The descent from San Antonio was very steep and rocky in places, and always interesting. The next photo shows we have descended a few hundred feet and shows the San Antonio volcano standing imperiously in its environment.
We had stopped to look at some hieroglyphs on the rocks at the suitably named Roque Teneguía. This is an outcrop of rock containing phonolite which is pale and contrasts with the surrounding grey basalt gravel (called lapilli).The meaning of the symbols is unclear, and is thought to be ancient artwork; similar patterns are found on the rocks in other places too, so most likely some form of communication. They are usually positioned near a water source. Some say they resemble Celtic hieroglyphs, other says they resemble water or fertility, but in truth, no-one knows. We do know that they are at least 500 years old, so were there long before the volcanoes in this region.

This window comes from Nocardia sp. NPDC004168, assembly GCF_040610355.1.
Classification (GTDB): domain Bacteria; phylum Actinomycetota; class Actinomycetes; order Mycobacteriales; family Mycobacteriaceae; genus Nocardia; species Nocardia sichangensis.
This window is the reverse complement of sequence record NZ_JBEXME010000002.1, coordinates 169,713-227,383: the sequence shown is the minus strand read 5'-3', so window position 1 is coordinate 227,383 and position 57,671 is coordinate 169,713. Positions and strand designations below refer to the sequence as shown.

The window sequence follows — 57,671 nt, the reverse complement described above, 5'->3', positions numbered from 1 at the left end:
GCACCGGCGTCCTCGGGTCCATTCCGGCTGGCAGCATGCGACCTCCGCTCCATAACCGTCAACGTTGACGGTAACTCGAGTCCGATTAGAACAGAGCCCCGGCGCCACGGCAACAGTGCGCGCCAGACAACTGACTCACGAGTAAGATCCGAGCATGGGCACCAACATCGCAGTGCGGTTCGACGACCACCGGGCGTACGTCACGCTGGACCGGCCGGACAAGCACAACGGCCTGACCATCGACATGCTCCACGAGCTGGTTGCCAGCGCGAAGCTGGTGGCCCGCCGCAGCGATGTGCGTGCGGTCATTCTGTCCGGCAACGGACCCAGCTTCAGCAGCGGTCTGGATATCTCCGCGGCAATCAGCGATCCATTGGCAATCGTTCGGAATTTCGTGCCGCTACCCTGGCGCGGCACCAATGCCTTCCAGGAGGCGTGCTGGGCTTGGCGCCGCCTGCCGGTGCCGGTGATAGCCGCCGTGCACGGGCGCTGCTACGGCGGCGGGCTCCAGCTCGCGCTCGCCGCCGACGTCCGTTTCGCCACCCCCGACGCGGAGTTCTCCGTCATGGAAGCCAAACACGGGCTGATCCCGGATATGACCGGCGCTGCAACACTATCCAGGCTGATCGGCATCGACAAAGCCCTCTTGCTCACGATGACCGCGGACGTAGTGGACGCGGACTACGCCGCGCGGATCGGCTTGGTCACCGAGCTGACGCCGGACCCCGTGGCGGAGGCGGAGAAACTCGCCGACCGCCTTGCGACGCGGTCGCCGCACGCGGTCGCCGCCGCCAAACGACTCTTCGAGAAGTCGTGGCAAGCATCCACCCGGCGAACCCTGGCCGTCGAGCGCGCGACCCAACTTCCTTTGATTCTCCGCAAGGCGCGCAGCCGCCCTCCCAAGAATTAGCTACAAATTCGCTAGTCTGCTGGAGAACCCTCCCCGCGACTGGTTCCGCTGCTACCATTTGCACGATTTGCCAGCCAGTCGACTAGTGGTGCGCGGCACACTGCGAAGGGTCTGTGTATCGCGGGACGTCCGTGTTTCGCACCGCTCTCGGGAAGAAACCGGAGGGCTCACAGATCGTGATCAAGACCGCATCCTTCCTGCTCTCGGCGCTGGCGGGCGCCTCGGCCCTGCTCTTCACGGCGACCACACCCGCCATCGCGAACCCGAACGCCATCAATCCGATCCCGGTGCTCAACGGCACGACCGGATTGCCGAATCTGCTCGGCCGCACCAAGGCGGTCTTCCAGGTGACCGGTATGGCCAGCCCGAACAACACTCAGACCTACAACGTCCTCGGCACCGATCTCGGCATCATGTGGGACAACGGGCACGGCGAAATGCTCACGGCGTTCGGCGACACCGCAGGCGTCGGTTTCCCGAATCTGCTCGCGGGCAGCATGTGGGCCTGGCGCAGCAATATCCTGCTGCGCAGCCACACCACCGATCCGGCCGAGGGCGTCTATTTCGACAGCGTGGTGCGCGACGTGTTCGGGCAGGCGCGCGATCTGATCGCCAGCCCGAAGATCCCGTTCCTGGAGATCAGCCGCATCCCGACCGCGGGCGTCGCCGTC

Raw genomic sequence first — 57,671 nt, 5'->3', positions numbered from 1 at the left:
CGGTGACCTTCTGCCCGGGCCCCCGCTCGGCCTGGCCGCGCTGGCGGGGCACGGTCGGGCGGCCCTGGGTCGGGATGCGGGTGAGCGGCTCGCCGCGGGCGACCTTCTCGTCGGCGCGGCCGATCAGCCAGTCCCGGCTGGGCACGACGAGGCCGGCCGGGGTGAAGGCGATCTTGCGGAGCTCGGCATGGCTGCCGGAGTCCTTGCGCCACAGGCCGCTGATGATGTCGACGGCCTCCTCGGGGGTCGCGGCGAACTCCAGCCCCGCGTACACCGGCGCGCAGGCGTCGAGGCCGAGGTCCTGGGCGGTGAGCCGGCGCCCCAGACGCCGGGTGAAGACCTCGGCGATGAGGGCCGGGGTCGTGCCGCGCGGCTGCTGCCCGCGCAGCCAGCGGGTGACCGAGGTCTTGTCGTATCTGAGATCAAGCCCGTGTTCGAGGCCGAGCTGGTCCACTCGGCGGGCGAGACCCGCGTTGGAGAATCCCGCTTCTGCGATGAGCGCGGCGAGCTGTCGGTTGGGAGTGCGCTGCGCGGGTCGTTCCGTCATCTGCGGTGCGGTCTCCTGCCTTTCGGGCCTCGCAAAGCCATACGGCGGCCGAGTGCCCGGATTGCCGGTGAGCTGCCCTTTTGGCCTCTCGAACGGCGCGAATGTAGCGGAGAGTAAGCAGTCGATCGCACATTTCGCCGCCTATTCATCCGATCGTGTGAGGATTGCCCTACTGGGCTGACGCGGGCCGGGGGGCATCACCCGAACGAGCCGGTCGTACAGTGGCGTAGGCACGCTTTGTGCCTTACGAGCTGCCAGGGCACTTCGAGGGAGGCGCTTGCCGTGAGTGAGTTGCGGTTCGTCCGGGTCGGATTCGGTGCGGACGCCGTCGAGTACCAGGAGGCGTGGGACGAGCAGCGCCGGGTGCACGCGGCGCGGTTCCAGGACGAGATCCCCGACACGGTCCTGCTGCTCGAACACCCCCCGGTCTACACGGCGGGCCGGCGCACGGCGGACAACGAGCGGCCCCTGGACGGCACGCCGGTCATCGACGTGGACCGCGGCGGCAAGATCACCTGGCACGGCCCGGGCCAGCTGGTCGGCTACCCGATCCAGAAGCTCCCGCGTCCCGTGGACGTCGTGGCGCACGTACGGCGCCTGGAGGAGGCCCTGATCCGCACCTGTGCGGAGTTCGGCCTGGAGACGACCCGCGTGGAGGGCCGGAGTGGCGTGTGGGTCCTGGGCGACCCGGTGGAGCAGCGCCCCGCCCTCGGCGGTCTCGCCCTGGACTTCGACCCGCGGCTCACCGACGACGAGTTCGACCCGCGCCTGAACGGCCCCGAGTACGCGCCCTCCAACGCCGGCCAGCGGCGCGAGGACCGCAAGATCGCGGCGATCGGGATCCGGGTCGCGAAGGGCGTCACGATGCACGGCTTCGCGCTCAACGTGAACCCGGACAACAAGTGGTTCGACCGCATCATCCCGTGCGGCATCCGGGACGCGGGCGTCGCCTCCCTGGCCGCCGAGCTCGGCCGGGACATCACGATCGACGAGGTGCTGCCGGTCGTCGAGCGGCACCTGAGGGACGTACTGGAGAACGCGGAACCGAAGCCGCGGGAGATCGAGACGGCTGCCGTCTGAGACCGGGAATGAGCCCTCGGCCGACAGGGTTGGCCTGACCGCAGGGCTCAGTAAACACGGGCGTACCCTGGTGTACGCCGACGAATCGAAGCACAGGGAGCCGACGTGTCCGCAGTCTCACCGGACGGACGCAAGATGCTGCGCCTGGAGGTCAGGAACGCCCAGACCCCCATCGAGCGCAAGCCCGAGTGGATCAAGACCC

From here the terrain changes as we walk along the eastern side of the Teneguía volcano. Large lumps of rock and awkward looking shapes were abundant and the descent here was arduous in places. The paths look deceptively easy, and they have been thoughtfully designed and maintained, but often the rocks are very loose and it was easy to lose one’s footing any day of the week.
Compare this with the lunar landscape on the eastern side as we descend further towards at Fuencaliente in the coast, which of course is all new land.
You can just see the salt pans in the photograph above. It is possible to walk around them, or visit the lighthouse, or have a beer in the cafe. For those who don’t want to walk you can get a bus from Los Canarios and save your knees! Not that I had a problem with knees; my problem was toes, but I will tell you all about that another time.